Charles Martel, or Carolus Martellus in Latin, was born August 23, 686 AD and reigned as Mayor of the Palace and then King of the Franks from 715 AD to his death. In the Frankish Empire at his time, the kings had been “do-nothings” or mere puppets, while the Mayor of the Palace could raise armies and declare war. Both of these Martel excelled at, and his life was marked by a steady stream of military victories. As Charles was an illegitimate son and not the favored heir of his predecessor Pepin of Herstal, he had to consolidate his power through his swift decisioning and natural skill as a warrior. His most critical battle which ensured that his name and mark were left history was the Battle of Tours. The outcome of this event decided which kingdom, the Christians or the strategically advancing Muslims, would rule Europe.
The Battle of Tours, also called the Battle of Poitiers due to its approximate location, was fought by the Austrasian forces under Mayor of the Palace Charles Martel against an army of the Umayyad Caliphate led by Abdul Rahman Al Ghafiqi (died 732), the Governor-General of al-Andalus. Although lacking a calvary and severely deficient in numbers, Charles Martel became the hero of the battle and subsequently extended his authority to the south. It is widely agreed that this battle confirmed the influence of the Frankish Empire on the formation of Western civilization, and thus it would be an entirely different history story had Charles not been victorious.
His Wikipedia page adds interesting insight on the connection of this battle and his name:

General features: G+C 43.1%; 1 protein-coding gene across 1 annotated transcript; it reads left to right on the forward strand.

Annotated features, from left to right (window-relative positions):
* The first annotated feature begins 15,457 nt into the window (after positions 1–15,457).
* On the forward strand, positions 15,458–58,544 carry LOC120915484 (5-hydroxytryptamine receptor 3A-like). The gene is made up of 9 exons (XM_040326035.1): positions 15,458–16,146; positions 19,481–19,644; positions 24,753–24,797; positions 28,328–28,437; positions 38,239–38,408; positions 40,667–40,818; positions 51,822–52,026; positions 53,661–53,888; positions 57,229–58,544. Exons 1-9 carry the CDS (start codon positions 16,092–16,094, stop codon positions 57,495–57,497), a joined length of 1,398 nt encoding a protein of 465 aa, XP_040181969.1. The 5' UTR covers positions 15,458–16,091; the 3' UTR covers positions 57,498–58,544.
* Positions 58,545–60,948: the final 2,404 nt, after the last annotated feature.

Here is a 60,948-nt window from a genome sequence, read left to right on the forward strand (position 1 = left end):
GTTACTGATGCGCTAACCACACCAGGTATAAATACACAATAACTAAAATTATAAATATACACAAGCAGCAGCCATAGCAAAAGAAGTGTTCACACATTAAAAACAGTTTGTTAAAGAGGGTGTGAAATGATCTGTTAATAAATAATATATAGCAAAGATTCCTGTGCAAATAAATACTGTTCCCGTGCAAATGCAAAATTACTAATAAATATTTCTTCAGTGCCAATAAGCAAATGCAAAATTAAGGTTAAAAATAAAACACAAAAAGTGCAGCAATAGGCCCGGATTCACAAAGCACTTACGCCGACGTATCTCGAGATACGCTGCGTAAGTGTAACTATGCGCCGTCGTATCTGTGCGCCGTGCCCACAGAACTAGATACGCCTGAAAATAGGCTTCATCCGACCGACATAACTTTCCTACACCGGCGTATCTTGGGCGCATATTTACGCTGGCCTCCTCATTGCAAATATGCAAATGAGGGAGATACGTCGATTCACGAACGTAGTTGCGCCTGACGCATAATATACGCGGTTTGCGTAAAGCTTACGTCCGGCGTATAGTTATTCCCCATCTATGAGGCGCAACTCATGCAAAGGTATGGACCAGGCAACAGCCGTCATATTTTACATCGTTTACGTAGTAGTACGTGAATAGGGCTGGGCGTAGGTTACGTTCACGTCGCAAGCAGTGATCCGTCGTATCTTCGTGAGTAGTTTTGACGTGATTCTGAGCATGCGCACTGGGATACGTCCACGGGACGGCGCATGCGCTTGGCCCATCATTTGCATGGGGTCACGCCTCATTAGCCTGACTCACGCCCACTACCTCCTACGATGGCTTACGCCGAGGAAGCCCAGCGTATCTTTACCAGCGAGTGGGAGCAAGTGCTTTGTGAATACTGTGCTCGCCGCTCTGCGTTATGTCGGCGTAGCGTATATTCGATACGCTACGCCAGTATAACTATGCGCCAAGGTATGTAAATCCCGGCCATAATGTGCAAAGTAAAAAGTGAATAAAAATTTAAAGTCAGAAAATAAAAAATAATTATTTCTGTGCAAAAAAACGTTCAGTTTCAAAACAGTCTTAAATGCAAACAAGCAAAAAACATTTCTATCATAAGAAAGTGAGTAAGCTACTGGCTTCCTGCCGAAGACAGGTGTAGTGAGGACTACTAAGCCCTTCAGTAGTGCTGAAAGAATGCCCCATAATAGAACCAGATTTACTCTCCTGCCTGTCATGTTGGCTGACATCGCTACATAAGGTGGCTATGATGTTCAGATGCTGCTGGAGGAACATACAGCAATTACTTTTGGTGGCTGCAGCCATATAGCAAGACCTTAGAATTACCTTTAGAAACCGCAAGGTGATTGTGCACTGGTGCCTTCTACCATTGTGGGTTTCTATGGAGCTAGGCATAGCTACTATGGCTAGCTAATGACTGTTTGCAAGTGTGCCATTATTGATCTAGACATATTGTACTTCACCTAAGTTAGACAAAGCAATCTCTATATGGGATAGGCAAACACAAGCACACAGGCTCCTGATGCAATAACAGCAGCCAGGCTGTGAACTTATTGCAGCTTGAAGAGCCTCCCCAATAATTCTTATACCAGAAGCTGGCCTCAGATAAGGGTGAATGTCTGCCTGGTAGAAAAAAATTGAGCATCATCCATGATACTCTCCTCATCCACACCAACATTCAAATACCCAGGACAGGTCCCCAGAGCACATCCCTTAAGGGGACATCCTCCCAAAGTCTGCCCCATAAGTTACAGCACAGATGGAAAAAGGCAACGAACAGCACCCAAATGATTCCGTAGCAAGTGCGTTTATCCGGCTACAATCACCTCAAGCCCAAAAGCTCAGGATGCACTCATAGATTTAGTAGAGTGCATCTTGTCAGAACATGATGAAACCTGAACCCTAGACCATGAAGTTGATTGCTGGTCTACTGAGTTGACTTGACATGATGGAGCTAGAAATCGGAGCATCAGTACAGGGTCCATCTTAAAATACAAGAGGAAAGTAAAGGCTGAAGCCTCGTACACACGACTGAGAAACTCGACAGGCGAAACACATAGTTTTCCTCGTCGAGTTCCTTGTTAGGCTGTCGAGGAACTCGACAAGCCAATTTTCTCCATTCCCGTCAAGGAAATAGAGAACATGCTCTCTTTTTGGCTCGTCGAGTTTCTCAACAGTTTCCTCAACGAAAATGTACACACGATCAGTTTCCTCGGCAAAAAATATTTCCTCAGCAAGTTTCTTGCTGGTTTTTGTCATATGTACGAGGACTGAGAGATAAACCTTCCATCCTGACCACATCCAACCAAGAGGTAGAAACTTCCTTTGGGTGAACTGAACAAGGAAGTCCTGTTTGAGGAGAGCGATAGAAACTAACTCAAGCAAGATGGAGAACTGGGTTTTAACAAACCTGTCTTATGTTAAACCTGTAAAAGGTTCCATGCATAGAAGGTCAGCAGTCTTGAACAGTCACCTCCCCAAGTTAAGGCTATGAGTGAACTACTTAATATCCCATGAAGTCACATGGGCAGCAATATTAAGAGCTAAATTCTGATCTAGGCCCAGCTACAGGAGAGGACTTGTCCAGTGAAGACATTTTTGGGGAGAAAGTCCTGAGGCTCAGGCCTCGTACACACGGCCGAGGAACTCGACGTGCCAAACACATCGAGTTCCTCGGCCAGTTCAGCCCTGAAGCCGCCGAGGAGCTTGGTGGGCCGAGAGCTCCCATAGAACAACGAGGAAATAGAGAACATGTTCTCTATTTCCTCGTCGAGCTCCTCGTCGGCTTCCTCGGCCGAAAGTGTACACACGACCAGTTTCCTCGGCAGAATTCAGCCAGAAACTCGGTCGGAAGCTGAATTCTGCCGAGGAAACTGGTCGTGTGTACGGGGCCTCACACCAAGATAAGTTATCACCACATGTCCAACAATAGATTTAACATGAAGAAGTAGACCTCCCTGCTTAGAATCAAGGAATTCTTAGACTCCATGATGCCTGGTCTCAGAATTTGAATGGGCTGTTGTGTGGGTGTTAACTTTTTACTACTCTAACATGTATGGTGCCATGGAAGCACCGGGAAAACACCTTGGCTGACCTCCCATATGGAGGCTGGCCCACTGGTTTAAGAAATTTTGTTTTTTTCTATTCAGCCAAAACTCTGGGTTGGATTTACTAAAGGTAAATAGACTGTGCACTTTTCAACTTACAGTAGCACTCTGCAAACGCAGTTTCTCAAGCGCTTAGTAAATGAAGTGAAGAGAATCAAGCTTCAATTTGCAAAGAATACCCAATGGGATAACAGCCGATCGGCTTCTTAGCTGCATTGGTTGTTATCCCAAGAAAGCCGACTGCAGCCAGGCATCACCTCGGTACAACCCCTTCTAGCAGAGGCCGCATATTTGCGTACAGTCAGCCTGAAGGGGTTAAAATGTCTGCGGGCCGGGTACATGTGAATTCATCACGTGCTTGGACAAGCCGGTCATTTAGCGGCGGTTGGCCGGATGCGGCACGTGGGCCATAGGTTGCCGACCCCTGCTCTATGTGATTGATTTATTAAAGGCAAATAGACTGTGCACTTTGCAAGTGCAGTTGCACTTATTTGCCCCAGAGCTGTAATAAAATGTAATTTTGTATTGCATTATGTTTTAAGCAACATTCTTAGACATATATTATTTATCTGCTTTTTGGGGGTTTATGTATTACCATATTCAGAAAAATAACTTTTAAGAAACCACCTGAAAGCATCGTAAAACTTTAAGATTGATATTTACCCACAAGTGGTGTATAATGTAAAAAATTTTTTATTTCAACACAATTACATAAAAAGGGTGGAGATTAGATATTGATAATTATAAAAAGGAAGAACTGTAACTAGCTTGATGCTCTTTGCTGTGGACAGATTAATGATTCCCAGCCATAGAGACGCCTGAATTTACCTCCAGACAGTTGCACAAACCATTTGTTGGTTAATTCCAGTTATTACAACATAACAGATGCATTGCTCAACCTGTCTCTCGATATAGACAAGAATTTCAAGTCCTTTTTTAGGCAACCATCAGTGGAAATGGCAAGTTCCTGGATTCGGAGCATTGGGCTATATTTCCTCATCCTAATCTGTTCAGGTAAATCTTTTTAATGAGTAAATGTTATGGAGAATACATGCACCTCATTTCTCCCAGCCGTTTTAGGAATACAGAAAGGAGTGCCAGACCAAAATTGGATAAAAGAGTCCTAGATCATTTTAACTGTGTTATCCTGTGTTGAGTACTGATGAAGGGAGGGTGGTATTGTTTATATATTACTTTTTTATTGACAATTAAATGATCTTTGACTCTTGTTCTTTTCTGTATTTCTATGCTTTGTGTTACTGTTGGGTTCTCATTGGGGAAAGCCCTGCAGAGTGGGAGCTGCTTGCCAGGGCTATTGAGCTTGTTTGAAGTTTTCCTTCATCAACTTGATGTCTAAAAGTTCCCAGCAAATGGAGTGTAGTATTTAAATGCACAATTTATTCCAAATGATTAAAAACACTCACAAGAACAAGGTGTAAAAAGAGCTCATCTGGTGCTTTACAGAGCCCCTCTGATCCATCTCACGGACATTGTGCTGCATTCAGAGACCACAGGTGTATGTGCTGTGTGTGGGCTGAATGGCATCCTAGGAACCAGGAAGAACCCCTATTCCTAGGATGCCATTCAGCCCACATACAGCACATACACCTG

The victory at the battle near Poitiers and Tours would later earn Charles the cognomen ‘Martellus’ (L., and so “Martel”, Fr.: ‘the hammer’) from 9th century chroniclers who, in the view of Pierre Riche, ‘seem to have been… recalling Judas Maccabaeus, ‘the Hammerer,’ of some bibles, ‘whom God had similarly blessed with victory’
Furthermore, Charles is considered a sort of founding father for the Middle Ages in Europe, having expanded the responsibility of knights in court and established a role of the king as protector of the Papacy. Before his death in 741 AD, Charles the Hammer divided up his kingdom between his sons Pippin and Carloman. Pippin’s son Charlemagne would later be crowned Holy Roman Emperor, uniting the original territories of the Roman Empire before its fall and ushering in an age of religious and cultural renaissance to the European continent.
The Gryphon Editions consultation has placed Charles Martel on our list of the 100 Most Influential People because he is almost single-handedly responsible for turning around the tide of Islamic advances on Christendom through his victory at the Battle of Tours. This was the crucial event that decided whether Christianity or Islam would prevail in both society and religious belief in Europe. The story of this great man will be immortalized once again in our leather-bound biography, part of our 100 Most Influential People Library.